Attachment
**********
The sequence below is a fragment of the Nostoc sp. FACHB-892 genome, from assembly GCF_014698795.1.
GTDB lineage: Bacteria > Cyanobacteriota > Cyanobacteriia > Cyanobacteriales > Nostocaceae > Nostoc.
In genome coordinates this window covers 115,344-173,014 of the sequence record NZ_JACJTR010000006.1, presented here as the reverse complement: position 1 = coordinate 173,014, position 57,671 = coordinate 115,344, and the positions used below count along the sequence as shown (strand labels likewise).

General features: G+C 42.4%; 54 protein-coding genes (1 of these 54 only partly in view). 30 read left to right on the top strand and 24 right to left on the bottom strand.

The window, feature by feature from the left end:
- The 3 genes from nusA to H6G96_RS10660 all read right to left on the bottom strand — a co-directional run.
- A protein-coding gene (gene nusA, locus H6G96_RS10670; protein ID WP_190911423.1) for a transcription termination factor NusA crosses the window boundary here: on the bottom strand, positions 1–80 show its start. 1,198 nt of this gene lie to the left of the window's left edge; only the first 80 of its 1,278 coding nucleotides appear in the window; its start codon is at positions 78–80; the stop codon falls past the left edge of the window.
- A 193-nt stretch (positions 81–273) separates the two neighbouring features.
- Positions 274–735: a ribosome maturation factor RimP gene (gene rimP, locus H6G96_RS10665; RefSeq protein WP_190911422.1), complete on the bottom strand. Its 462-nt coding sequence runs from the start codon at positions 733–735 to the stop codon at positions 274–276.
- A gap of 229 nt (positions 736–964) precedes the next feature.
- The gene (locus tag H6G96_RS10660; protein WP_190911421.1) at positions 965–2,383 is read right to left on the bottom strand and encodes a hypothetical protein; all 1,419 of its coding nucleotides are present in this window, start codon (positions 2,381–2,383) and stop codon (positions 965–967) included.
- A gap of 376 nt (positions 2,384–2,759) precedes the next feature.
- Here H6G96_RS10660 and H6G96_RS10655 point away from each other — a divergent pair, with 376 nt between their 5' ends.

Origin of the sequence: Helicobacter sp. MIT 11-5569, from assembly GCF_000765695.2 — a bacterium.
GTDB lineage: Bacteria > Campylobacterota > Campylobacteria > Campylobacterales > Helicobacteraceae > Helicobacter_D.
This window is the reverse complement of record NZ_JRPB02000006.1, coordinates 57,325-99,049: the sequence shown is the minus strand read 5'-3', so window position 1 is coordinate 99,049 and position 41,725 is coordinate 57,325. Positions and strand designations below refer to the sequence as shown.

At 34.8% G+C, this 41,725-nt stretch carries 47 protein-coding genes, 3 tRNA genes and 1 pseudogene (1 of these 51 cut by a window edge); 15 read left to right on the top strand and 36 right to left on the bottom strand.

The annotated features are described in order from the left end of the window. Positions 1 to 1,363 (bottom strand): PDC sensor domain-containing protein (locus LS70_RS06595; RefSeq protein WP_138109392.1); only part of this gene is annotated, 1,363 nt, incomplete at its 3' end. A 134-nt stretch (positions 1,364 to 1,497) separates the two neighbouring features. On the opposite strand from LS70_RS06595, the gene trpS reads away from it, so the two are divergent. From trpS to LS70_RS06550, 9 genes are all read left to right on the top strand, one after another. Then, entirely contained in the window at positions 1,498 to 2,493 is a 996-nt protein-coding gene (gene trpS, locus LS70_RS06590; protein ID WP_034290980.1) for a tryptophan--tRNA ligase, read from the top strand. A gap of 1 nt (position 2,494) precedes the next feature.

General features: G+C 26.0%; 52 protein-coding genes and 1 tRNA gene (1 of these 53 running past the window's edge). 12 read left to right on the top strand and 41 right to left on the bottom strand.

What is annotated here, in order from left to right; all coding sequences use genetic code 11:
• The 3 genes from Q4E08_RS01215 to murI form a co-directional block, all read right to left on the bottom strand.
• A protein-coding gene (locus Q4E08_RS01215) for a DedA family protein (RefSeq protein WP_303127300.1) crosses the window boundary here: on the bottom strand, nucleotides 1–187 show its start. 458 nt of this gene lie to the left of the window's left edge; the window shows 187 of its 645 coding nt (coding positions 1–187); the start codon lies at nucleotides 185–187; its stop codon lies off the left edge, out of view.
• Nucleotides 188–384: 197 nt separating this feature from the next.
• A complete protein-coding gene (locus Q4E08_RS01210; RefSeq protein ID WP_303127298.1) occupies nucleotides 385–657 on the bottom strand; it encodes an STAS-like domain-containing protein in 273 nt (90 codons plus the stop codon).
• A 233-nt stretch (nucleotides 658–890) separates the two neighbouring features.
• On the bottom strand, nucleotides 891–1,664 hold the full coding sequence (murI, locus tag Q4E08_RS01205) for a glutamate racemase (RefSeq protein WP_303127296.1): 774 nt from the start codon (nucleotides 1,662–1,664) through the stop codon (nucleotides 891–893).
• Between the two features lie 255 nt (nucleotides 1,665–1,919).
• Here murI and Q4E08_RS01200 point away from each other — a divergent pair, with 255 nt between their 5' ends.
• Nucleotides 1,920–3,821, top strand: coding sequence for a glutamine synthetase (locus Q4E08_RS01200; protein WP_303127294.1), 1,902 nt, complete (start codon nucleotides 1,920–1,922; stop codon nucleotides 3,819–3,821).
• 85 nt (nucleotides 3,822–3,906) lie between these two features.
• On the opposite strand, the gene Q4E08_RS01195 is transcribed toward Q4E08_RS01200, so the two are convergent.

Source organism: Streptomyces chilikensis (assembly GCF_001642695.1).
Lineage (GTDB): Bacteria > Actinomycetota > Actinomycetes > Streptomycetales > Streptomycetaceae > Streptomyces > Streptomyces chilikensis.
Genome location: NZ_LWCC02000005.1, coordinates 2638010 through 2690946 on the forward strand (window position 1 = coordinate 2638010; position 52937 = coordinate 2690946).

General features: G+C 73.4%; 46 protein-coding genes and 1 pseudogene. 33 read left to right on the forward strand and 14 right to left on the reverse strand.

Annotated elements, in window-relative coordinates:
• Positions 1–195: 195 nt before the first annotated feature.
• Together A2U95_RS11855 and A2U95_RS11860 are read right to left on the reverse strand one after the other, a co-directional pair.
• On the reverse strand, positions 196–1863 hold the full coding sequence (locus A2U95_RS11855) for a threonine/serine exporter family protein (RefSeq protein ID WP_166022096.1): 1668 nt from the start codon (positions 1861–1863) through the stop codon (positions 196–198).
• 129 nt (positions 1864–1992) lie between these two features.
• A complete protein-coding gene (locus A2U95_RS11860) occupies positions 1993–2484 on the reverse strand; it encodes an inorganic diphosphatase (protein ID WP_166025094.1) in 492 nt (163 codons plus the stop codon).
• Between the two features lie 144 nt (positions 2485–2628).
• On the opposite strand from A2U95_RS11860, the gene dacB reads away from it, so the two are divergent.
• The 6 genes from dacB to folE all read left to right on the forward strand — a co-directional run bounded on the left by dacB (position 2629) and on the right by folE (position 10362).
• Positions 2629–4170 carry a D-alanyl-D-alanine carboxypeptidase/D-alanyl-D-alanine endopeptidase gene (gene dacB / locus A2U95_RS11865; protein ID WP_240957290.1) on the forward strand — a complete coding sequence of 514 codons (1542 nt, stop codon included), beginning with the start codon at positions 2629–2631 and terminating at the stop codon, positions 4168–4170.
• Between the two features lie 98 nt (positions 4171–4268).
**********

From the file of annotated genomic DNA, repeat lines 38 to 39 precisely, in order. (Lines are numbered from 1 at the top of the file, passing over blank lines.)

• Together A2U95_RS11855 and A2U95_RS11860 are read right to left on the reverse strand one after the other, a co-directional pair.
• On the reverse strand, positions 196–1863 hold the full coding sequence (locus A2U95_RS11855) for a threonine/serine exporter family protein (RefSeq protein ID WP_166022096.1): 1668 nt from the start codon (positions 1861–1863) through the stop codon (positions 196–198).